Perhaps you wanted to support the idea that hard work will win the day or that hard work will not win the day. Perhaps you wanted to affirm that you had experienced “hard knocks,” but your attitude pulled you through. Whatever the encapsulated expression of your theme—sorry about this—it often sounds like a cliché. That’s why you are writing a book: to take the theme out of the realm of the cliché and into an experience the reader will enjoy.
The last chapter wraps up (or substantiates) the theme in a meaningful and convincing way. The reader must cease to read with a sense of having had a satisfying experience.
2. What did the character (you, me) do that brought the story to a climax? What was the character yearning for (pointing towards) throughout the memoir and does it materialize in the last chapter?
Wow! that really put a fine point on things for me. In the last chapter of my memoir, I am awarded a scholarship that I had set in motion in a previous chapter. I choose a school that I want to go to (this is high school) and I get accepted. Of course, there are things in between all of this—why do I want this outcome? what is conspiring for and against its realization?— but that is the gist.
Many earlier chapters tell why going away to a school was important to me and they outlined the paucity of opportunities I saw in my other choices. Winning a scholarship that will pay for a residential school and being accepted are a logical and satisfying conclusion to the action and the character angst that runs through the book.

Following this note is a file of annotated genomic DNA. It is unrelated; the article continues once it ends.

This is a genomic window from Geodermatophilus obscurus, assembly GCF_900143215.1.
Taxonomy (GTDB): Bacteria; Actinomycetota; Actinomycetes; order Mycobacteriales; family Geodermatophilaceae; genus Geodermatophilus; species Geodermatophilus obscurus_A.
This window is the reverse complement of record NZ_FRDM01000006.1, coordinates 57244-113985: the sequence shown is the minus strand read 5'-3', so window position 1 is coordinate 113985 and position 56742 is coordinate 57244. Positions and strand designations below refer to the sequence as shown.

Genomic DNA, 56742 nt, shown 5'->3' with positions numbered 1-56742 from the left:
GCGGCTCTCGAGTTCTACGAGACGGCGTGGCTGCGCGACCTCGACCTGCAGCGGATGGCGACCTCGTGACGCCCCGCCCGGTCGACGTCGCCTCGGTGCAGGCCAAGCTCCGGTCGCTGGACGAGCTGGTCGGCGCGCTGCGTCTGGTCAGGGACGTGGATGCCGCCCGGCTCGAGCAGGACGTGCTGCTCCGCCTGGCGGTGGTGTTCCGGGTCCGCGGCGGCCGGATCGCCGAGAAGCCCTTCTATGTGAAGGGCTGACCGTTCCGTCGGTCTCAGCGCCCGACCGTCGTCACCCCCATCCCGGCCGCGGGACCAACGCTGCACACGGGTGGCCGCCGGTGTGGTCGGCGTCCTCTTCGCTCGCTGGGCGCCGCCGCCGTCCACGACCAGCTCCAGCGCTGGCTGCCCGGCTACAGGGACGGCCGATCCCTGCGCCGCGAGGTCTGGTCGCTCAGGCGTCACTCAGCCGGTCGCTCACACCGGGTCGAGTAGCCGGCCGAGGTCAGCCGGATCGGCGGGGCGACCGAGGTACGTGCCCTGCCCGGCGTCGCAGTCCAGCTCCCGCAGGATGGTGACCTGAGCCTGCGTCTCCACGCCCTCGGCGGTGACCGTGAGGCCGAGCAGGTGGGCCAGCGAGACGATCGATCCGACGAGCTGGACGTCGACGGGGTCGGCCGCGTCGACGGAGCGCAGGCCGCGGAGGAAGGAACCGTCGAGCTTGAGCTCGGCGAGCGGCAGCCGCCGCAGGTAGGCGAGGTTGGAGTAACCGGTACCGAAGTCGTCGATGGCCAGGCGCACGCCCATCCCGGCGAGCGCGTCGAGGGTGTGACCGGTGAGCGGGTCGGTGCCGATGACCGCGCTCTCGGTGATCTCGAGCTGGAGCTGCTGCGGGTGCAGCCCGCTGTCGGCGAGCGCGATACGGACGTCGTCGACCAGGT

Everything else belongs earlier in the book than the last chapter of a memoir—yes, even the vignette about our family working in the yard to clean it up after the long winter. That was a good story about pulling together, about our community, and it fits really well few chapter earlier where it suggests that in spite of my ambition to go away to school, I will miss my family. In the last chapter, however, the inclusion of this vignette was dissipatory.
3. Do the episodes of the memoir (often synonymous with the chapters) support the development of the theme as it wraps up in the final chapter?
A memoir is not fiction and must tell the literal truth. Because of that, some writers feel they have to include everything that happened to them in the period of time encompassed by the memoir.
No! You omit what does not support the theme. You might have learned figure skating during the time of the memoir which is, however, devoted to acquiring financial freedom. If figure skating did not contribute to your learning financial skills, you do not need to mention the skating lessons in your book—in fact, were I to edit our book, I might recommend either omitting it or tying it more closely to your theme (if possible).
4. Write and polish the last chapter of a memoir.
After you have written and polished the end, go back to the other chapters of the second half of the book to hone them down and make sure they contribute to the last chapter’s wrap up.
Now, my asking you to wrap up does not mean I am implying you need to make everything neat and orderly. No, a wrap up can be as simple as, “And now I awaited the next phase knowing that there would be challenges and I might not succeed but knowing also that I was ready.” Of course, it could take you the whole chapter to say that.
These are a few solid suggestions for writing a last chapter of a memoir. If you follow their guidance, you will likely avoid the fate of movies (and memoirs) that have great beginnings but don’t know how to end.
Of you, people will say, “This is a good writer who knows how to end a book.”